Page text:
Universal OCD Treatment

One of my regular readers observed recently that I don’t write very much about treating Obsessive Compulsive disorder. His comment made me think about how we could all benefit on occasion from an evidence-based treatment that I use for my clients with OCD. ERP, or exposure and response prevention, helps clients face their fears/obsessions while refraining from engaging their compulsions. Whether we have OCD or not, we all have this in common, we try to avoid or neutralize unpleasant feelings in some way.

So how can you benefit from ERP? ERP can help us grow our tolerance for distress in different forms. Start by looking at situations that you have been avoiding and why you have been avoiding them. For my clients with OCD, this might mean they avoid touching people or doorknobs because they are obsessed with the thought of getting contaminated. For someone without OCD, it could mean avoiding certain people, conversation topics, or situations because they are afraid that they cannot contain their feelings without behaving badly or imploding in some way.

With ERP, clients get their hands dirty and face the anxiety they feel without washing. Anxiety doesn’t feel good, but all of our brains (including those of us with no OCD symptoms) need a little training to understand that we can survive the experience of heightened anxiety or negative feeling states. What might exposure and response prevention look like for you?

  • Interacting with that annoying co-worker or family member (exposure) and allowing the feeling of irritation (negative feeling) without lashing out (response prevention).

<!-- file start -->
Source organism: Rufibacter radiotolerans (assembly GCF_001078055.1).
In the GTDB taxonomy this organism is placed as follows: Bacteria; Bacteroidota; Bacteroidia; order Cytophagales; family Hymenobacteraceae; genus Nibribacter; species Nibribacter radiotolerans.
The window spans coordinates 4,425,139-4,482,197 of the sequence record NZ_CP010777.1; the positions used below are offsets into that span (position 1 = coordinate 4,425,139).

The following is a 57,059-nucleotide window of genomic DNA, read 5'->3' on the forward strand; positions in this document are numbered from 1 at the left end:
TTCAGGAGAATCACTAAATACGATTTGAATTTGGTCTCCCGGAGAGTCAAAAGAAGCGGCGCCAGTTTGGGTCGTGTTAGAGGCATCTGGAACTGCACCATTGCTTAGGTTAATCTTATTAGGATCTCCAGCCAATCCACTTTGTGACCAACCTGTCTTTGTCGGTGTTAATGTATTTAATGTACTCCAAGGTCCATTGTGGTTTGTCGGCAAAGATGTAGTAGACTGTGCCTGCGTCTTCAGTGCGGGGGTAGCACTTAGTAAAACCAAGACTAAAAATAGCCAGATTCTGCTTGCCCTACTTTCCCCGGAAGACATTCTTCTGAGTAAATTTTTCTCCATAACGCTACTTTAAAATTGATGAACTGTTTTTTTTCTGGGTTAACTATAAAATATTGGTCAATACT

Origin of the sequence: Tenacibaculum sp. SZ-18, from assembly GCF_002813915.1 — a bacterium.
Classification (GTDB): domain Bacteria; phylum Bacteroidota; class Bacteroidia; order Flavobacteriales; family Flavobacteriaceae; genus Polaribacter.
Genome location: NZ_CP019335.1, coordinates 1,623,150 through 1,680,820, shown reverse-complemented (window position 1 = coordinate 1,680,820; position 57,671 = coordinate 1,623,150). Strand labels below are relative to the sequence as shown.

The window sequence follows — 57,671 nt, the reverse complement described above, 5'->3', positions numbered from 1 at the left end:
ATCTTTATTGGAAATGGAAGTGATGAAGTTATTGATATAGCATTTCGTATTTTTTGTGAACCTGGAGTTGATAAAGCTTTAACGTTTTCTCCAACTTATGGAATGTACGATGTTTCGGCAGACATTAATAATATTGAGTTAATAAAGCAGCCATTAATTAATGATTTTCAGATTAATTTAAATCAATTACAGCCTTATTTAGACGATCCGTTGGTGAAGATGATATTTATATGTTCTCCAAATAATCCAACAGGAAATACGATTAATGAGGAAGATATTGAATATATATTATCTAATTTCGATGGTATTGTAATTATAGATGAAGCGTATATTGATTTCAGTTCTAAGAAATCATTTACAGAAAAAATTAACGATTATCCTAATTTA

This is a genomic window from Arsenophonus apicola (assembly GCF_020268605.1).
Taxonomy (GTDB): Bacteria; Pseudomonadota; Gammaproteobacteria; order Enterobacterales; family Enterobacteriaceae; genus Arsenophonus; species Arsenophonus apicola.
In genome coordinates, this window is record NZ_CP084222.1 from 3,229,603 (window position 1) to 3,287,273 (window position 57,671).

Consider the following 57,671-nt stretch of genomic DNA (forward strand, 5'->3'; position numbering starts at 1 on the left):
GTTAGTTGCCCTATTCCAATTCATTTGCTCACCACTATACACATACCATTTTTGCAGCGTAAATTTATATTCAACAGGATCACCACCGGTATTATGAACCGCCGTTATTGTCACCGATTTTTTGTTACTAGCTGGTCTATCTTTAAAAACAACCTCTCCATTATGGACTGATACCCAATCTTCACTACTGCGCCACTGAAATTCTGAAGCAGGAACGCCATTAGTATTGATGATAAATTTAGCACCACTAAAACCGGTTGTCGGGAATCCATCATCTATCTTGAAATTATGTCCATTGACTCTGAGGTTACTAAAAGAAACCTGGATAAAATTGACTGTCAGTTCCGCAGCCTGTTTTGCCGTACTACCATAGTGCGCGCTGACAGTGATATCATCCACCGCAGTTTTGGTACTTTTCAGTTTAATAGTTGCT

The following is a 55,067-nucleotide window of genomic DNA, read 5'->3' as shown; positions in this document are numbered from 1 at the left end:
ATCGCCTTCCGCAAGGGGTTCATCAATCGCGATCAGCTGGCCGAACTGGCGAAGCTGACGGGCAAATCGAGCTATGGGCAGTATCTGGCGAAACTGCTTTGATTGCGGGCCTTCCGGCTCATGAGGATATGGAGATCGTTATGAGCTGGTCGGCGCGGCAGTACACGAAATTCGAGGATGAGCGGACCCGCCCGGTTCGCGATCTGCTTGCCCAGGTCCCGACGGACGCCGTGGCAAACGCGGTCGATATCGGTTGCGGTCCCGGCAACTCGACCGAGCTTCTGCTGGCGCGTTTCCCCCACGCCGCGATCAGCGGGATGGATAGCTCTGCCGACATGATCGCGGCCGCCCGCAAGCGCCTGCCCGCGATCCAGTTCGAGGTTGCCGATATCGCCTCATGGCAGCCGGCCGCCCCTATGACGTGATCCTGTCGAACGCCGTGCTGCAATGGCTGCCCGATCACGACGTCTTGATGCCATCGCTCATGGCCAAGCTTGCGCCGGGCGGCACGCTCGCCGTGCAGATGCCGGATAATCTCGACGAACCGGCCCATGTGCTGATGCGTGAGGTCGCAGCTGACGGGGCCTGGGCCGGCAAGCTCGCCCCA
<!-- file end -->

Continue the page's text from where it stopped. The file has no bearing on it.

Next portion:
• Participating in a group process that you are not leading and is not being led well (exposure), allowing the feeling of frustration (negative feeling), and refraining from correcting the leader of taking over the process (response prevention).
  • Talking with someone you wish to impress (exposure), feeling uncertainty about his or her opinion of you (negative feeling), without exaggerating or casting yourself in an overly favorable light (response prevention).

You see, there is a genius to this treatment because, at the core, we humans function very similarly. While folks with OCD have overly sensitized sections of their brain that need retraining, all of us tend to pull away from experiencing negative feelings from time to time, and sometimes that winds up hurting us or others around us. We are actually created to contain an unbelievable variety and vastness of emotions. Most of us make a mistake when we think we cannot handle it! Perhaps that feeling that feelings cannot be contained is a good indicator that you might benefit from psychotherapy. The process of therapy should broaden and expand your ability to contain more emotions, whether you are getting treatment for OCD, anger management, or broken relationships.

So, do you need a little ERP?

6 comments


  • Great thoughts, Janice. I really appreciate how you compare ERP to the every day act of leaning into tension and soothing ourselves through it. That self-soothing has so many neurological benefits, as you’ve said. And it’s an invaluable way to ground ourselves in the present without being emotionally uprooted.

    March 28, 2013
  • shannon

    I may quote you at NST next week. Very timely. Thanks

    March 28, 2013
    • Janice

      great!

      March 28, 2013
  • Jeana

    Janice, your words ring true. I can’t tell you how often I have done self-guided (or rather God-guided) ERP and I have come into a greater place of freedom internally and in my relationships!

    April 1, 2013
  • Right thoughts, Obsessive-compulsive disorder treatment can be difficult, and treatment may not result in a cure. You may need treatment for the rest of your life.

    April 18, 2013
  • This is real as I heard if you have obsessive compulsive disorder (OCD), your treatment will depend on the how much the condition is affecting your ability to function.

    May 21, 2013

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